Most of us believe that external events and the behavior of others can upset us and thus are the cause of our discomfort in conflict. But what if this wasn’t true? What if our discomfort in conflict arises from the way we’ve been conditioned to react to external events and not from the events themselves? What if we were responsible (as in “able to respond”) for what we feel in conflict?

Usually, the first thing that happens when we’re triggered in conflict is that our mind becomes very active. It tries to interpret, make sense of and find a way to get rid of or escape the triggering event that seems to be the cause of our discomfort. Thus, we zoom in on every detail of the triggering event (i.e. the tone of her voice, the way she looked at me) and compare it with previous, similar events. The result of our mind’s focus on the trigger is that we feel certain that the trigger is indeed to blame for the way we feel.

Alas, there is no end to the concerns and the amount of details the mind can bring to our attention. It is a bottomless pit and once we believe what our mind is telling us, we usually can’t avoid taking the next step: to react to the perceived cause of our discomfort by attacking or trying to escape it. This approach never works for very long. If we manage to pacify or escape one trigger, another will soon after reactivate the same discomfort.

The way of reacting to conflict by focusing on the trigger is so common that we seldom question it. An alternative is to be willing to set aside the trigger, even if for a moment, to inquire into our actual experience of conflict. What thoughts are arising for us? What emotions and physical sensations are we experiencing?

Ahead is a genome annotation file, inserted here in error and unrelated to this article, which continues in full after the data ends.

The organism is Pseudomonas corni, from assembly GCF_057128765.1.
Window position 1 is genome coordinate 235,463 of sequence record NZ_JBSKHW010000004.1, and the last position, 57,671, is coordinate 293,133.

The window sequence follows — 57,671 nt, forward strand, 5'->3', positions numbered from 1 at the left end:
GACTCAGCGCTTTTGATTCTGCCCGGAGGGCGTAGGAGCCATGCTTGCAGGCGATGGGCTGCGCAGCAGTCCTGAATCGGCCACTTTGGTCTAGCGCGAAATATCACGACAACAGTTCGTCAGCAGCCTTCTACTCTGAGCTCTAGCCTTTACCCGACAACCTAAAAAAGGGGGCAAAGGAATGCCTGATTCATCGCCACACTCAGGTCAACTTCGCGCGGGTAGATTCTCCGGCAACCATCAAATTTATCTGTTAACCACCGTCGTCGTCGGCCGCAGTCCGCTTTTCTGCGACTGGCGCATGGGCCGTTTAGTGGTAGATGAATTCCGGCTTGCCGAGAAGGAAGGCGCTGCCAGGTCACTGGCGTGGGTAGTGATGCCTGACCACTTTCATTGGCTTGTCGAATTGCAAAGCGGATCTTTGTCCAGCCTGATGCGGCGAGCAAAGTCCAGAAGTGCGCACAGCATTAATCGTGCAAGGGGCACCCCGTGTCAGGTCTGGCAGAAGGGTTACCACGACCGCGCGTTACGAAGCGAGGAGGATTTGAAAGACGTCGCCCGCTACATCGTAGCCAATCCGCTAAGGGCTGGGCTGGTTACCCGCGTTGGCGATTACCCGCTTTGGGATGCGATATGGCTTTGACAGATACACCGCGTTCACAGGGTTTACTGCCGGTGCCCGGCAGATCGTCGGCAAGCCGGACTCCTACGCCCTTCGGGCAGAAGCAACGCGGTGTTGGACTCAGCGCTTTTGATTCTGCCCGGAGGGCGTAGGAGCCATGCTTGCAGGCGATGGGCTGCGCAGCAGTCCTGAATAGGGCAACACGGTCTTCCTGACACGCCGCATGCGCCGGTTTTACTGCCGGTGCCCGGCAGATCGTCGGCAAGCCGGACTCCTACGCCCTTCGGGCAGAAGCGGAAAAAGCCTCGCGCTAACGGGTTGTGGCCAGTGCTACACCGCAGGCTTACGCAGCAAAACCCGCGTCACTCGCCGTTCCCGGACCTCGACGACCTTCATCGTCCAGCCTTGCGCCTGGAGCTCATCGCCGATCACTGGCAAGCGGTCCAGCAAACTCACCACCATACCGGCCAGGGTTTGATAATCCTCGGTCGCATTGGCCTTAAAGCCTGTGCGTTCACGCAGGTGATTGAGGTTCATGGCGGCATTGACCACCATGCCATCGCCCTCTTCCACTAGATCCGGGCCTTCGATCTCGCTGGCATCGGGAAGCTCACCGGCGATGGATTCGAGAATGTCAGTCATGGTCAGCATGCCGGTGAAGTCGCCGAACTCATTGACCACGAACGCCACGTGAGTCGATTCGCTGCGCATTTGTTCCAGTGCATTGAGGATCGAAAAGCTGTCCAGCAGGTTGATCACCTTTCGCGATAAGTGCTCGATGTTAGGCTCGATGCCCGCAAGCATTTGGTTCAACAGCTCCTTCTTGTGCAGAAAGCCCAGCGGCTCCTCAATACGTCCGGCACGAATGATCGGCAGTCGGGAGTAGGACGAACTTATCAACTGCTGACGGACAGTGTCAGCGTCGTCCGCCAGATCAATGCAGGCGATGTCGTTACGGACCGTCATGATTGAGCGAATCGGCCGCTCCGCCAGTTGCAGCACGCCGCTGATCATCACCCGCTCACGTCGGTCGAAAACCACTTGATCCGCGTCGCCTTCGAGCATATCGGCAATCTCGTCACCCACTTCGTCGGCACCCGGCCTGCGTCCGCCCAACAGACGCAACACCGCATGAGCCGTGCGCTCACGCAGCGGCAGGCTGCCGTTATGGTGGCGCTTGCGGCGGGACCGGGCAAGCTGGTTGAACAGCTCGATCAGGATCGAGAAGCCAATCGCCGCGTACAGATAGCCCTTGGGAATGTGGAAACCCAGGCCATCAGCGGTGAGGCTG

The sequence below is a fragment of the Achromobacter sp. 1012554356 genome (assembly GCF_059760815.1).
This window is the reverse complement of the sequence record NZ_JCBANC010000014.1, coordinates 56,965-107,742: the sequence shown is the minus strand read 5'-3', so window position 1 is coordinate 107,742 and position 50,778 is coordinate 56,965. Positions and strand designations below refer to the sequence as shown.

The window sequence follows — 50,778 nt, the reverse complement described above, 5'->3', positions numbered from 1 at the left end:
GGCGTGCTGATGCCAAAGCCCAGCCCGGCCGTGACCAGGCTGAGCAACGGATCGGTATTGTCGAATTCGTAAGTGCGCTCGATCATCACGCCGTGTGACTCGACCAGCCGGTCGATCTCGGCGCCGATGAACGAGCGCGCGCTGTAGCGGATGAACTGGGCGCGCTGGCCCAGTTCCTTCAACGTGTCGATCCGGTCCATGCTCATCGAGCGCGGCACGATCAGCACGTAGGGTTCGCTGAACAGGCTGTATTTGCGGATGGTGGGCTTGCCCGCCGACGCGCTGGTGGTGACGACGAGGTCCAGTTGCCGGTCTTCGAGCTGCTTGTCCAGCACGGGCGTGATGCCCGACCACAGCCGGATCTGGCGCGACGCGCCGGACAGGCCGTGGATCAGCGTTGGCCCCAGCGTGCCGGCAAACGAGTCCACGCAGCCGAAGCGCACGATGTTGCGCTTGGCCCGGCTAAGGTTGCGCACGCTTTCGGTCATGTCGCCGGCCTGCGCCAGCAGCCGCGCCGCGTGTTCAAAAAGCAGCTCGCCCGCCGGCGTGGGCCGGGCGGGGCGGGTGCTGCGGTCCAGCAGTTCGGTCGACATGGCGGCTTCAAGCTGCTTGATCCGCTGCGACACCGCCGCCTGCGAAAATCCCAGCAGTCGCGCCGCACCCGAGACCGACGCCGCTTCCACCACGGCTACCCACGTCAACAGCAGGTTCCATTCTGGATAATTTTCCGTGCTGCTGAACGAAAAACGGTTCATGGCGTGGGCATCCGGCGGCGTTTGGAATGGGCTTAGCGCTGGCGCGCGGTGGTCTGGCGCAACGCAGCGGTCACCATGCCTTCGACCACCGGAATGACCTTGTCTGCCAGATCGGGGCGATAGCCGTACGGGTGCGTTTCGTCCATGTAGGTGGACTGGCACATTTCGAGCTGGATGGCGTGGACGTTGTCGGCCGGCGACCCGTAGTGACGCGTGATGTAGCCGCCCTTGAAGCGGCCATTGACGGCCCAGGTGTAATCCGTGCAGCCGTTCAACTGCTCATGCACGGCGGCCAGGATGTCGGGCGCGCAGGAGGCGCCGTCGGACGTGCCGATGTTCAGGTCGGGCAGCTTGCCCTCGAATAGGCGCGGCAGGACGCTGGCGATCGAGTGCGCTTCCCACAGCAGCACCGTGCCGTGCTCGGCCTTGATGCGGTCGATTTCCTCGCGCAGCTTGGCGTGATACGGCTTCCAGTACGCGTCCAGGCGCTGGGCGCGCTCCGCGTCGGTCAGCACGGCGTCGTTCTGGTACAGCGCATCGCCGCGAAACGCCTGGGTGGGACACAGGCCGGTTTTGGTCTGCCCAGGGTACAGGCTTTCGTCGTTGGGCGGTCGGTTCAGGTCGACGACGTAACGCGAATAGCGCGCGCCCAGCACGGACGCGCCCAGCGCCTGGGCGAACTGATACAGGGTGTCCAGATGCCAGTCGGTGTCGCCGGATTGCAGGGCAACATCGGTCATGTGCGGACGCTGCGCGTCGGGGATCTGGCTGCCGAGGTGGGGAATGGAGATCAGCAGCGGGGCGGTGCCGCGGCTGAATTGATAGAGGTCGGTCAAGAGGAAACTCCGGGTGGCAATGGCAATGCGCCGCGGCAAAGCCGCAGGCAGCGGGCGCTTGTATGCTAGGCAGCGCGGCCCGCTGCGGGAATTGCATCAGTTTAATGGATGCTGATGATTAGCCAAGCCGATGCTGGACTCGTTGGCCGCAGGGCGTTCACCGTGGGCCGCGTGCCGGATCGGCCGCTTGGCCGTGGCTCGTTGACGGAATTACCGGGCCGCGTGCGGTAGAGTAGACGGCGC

Setting aside the trigger doesn’t require any special skills, nor is it a lengthy process, which involves a lot of “doing”. It only takes the willingness to stop indulging in the mind’s activity (our thoughts) and focus our attention on our present-moment experience, be it on our breathing or on what we can directly perceive in the moment (a tree, a bench, our hand etc.). It is not important what we focus on as long as it’s something we can directly observe in the present moment without involving the chatter of our mind.

Once we take our attention away from the trigger, we have taken the first step towards responding to conflict instead of reacting to it. It may take some time and awareness of the enormous pull of the mind, but as long as we stay committed to focusing on the present moment, clarity on how to respond will arise. And, with this clarity comes knowledge: that we are response-able for what we feel in conflict.

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